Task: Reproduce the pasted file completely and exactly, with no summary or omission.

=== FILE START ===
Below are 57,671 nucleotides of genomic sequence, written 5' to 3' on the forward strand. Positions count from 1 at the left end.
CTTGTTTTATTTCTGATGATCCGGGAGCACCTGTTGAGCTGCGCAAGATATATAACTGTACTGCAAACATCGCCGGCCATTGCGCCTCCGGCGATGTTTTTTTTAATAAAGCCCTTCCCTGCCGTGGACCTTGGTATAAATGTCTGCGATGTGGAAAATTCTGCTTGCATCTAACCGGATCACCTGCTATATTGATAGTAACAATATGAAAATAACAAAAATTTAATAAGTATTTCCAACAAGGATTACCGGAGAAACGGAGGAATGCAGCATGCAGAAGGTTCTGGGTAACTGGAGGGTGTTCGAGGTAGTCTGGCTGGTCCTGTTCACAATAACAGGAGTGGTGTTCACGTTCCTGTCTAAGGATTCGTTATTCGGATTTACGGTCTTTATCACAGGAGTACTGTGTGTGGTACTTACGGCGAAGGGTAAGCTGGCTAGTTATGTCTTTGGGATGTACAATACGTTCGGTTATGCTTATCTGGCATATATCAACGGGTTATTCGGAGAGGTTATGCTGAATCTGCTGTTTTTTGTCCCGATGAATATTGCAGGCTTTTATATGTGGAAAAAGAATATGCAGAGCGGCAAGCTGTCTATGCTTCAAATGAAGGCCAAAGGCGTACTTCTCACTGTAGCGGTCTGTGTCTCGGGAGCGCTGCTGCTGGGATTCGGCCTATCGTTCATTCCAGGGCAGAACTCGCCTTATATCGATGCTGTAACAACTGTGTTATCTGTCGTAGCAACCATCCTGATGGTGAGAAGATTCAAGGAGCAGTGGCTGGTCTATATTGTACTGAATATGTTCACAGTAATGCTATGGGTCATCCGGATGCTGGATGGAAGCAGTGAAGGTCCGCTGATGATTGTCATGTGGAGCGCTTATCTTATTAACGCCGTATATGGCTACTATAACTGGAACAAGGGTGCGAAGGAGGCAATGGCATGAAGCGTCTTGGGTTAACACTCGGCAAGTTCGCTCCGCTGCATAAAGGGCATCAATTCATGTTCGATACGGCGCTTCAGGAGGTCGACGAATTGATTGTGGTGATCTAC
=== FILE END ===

Below are 57,671 nucleotides of genomic sequence, written 5' to 3' on the forward strand. Positions count from 1 at the left end.
CTTGTTTTATTTCTGATGATCCGGGAGCACCTGTTGAGCTGCGCAAGATATATAACTGTACTGCAAACATCGCCGGCCATTGCGCCTCCGGCGATGTTTTTTTTAATAAAGCCCTTCCCTGCCGTGGACCTTGGTATAAATGTCTGCGATGTGGAAAATTCTGCTTGCATCTAACCGGATCACCTGCTATATTGATAGTAACAATATGAAAATAACAAAAATTTAATAAGTATTTCCAACAAGGATTACCGGAGAAACGGAGGAATGCAGCATGCAGAAGGTTCTGGGTAACTGGAGGGTGTTCGAGGTAGTCTGGCTGGTCCTGTTCACAATAACAGGAGTGGTGTTCACGTTCCTGTCTAAGGATTCGTTATTCGGATTTACGGTCTTTATCACAGGAGTACTGTGTGTGGTACTTACGGCGAAGGGTAAGCTGGCTAGTTATGTCTTTGGGATGTACAATACGTTCGGTTATGCTTATCTGGCATATATCAACGGGTTATTCGGAGAGGTTATGCTGAATCTGCTGTTTTTTGTCCCGATGAATATTGCAGGCTTTTATATGTGGAAAAAGAATATGCAGAGCGGCAAGCTGTCTATGCTTCAAATGAAGGCCAAAGGCGTACTTCTCACTGTAGCGGTCTGTGTCTCGGGAGCGCTGCTGCTGGGATTCGGCCTATCGTTCATTCCAGGGCAGAACTCGCCTTATATCGATGCTGTAACAACTGTGTTATCTGTCGTAGCAACCATCCTGATGGTGAGAAGATTCAAGGAGCAGTGGCTGGTCTATATTGTACTGAATATGTTCACAGTAATGCTATGGGTCATCCGGATGCTGGATGGAAGCAGTGAAGGTCCGCTGATGATTGTCATGTGGAGCGCTTATCTTATTAACGCCGTATATGGCTACTATAACTGGAACAAGGGTGCGAAGGAGGCAATGGCATGAAGCGTCTTGGGTTAACACTCGGCAAGTTCGCTCCGCTGCATAAAGGGCATCAATTCATGTTCGATACGGCGCTTCAGGAGGTCGACGAATTGATTGTGGTGATCTAC